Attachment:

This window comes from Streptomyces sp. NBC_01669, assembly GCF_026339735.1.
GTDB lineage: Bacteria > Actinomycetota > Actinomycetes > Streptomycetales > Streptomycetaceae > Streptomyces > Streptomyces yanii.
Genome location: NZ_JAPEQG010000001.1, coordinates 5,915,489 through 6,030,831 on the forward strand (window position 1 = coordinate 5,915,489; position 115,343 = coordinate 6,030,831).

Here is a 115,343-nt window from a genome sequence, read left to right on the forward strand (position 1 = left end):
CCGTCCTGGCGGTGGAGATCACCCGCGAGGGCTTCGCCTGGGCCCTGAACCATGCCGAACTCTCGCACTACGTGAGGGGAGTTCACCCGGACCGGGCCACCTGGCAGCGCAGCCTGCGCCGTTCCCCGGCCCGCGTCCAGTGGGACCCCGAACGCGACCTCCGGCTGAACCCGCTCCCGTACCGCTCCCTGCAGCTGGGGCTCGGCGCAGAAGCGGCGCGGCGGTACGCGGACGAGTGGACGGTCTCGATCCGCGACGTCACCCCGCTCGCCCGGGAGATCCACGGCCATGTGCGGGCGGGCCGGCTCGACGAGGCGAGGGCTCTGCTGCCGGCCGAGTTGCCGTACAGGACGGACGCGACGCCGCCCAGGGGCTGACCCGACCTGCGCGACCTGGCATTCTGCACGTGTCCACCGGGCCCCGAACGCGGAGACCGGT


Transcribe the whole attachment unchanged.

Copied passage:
This window comes from Streptomyces sp. NBC_01669, assembly GCF_026339735.1.
GTDB lineage: Bacteria > Actinomycetota > Actinomycetes > Streptomycetales > Streptomycetaceae > Streptomyces > Streptomyces yanii.
Genome location: NZ_JAPEQG010000001.1, coordinates 5,915,489 through 6,030,831 on the forward strand (window position 1 = coordinate 5,915,489; position 115,343 = coordinate 6,030,831).

Here is a 115,343-nt window from a genome sequence, read left to right on the forward strand (position 1 = left end):
CCGTCCTGGCGGTGGAGATCACCCGCGAGGGCTTCGCCTGGGCCCTGAACCATGCCGAACTCTCGCACTACGTGAGGGGAGTTCACCCGGACCGGGCCACCTGGCAGCGCAGCCTGCGCCGTTCCCCGGCCCGCGTCCAGTGGGACCCCGAACGCGACCTCCGGCTGAACCCGCTCCCGTACCGCTCCCTGCAGCTGGGGCTCGGCGCAGAAGCGGCGCGGCGGTACGCGGACGAGTGGACGGTCTCGATCCGCGACGTCACCCCGCTCGCCCGGGAGATCCACGGCCATGTGCGGGCGGGCCGGCTCGACGAGGCGAGGGCTCTGCTGCCGGCCGAGTTGCCGTACAGGACGGACGCGACGCCGCCCAGGGGCTGACCCGACCTGCGCGACCTGGCATTCTGCACGTGTCCACCGGGCCCCGAACGCGGAGACCGGT